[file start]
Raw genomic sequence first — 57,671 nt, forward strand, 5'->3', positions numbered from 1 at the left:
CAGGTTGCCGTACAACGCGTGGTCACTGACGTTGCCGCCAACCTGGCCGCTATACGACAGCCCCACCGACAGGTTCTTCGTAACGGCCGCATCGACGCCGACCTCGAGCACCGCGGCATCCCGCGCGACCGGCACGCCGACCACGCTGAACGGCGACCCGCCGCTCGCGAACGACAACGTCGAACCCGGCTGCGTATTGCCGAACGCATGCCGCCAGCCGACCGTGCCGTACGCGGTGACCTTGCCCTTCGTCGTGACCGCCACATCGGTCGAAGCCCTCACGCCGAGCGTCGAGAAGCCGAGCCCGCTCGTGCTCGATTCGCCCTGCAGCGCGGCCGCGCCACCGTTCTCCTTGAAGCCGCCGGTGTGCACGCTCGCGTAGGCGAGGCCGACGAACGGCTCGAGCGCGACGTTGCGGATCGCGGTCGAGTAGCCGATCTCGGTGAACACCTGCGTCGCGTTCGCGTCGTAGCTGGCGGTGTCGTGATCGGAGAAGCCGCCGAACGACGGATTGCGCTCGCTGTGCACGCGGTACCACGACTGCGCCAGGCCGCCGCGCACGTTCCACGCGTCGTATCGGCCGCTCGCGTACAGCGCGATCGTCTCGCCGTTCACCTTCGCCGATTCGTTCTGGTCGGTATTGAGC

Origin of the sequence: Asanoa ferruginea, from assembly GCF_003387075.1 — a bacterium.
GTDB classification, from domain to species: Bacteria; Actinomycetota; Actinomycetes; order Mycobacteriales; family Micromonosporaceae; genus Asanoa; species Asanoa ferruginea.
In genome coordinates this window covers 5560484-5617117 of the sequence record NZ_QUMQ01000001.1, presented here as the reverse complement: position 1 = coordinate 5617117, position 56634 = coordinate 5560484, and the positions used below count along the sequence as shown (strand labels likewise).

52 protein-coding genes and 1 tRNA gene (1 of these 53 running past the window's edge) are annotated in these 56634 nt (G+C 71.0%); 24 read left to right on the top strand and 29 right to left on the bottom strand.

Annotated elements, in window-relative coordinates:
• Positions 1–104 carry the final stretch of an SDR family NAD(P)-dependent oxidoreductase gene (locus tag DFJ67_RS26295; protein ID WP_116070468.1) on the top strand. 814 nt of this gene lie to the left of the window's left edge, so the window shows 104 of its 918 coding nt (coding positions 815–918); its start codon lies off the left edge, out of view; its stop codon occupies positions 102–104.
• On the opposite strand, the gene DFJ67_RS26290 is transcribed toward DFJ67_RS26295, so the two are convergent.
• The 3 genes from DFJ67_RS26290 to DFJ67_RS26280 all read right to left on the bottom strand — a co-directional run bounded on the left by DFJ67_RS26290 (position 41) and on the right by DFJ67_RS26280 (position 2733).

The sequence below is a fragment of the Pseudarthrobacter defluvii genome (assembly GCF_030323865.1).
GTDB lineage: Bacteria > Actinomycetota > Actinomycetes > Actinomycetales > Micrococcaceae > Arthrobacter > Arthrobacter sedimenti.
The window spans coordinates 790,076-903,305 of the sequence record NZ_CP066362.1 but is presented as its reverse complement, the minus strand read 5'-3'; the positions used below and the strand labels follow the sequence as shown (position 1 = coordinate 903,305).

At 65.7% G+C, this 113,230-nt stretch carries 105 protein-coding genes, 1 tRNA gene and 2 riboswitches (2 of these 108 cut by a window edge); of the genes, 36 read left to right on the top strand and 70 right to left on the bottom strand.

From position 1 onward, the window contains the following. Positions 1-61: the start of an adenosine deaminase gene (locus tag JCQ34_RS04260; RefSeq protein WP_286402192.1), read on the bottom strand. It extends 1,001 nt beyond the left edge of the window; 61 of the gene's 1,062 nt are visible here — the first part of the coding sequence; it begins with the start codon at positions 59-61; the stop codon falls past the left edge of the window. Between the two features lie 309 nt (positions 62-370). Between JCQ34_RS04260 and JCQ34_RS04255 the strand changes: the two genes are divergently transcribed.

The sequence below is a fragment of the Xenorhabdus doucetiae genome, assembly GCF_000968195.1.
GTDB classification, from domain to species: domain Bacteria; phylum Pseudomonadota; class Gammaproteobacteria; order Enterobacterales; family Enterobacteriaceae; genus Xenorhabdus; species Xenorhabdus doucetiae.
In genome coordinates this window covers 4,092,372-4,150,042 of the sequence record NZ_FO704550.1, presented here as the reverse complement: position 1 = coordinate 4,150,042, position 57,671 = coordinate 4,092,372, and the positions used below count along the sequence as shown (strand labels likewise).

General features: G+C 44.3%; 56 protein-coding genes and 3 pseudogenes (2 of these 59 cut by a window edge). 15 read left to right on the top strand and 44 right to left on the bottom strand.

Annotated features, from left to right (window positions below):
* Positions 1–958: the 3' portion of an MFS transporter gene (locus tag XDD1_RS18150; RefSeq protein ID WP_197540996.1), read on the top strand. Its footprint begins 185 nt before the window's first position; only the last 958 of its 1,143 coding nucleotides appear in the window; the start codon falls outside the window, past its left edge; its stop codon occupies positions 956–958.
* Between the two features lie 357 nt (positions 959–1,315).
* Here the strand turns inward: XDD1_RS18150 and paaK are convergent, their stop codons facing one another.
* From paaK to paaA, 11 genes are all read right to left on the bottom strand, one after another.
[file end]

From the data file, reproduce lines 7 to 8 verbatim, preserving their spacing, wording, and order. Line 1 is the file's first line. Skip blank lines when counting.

Annotated elements, in window-relative coordinates:
• Positions 1–104 carry the final stretch of an SDR family NAD(P)-dependent oxidoreductase gene (locus tag DFJ67_RS26295; protein ID WP_116070468.1) on the top strand. 814 nt of this gene lie to the left of the window's left edge, so the window shows 104 of its 918 coding nt (coding positions 815–918); its start codon lies off the left edge, out of view; its stop codon occupies positions 102–104.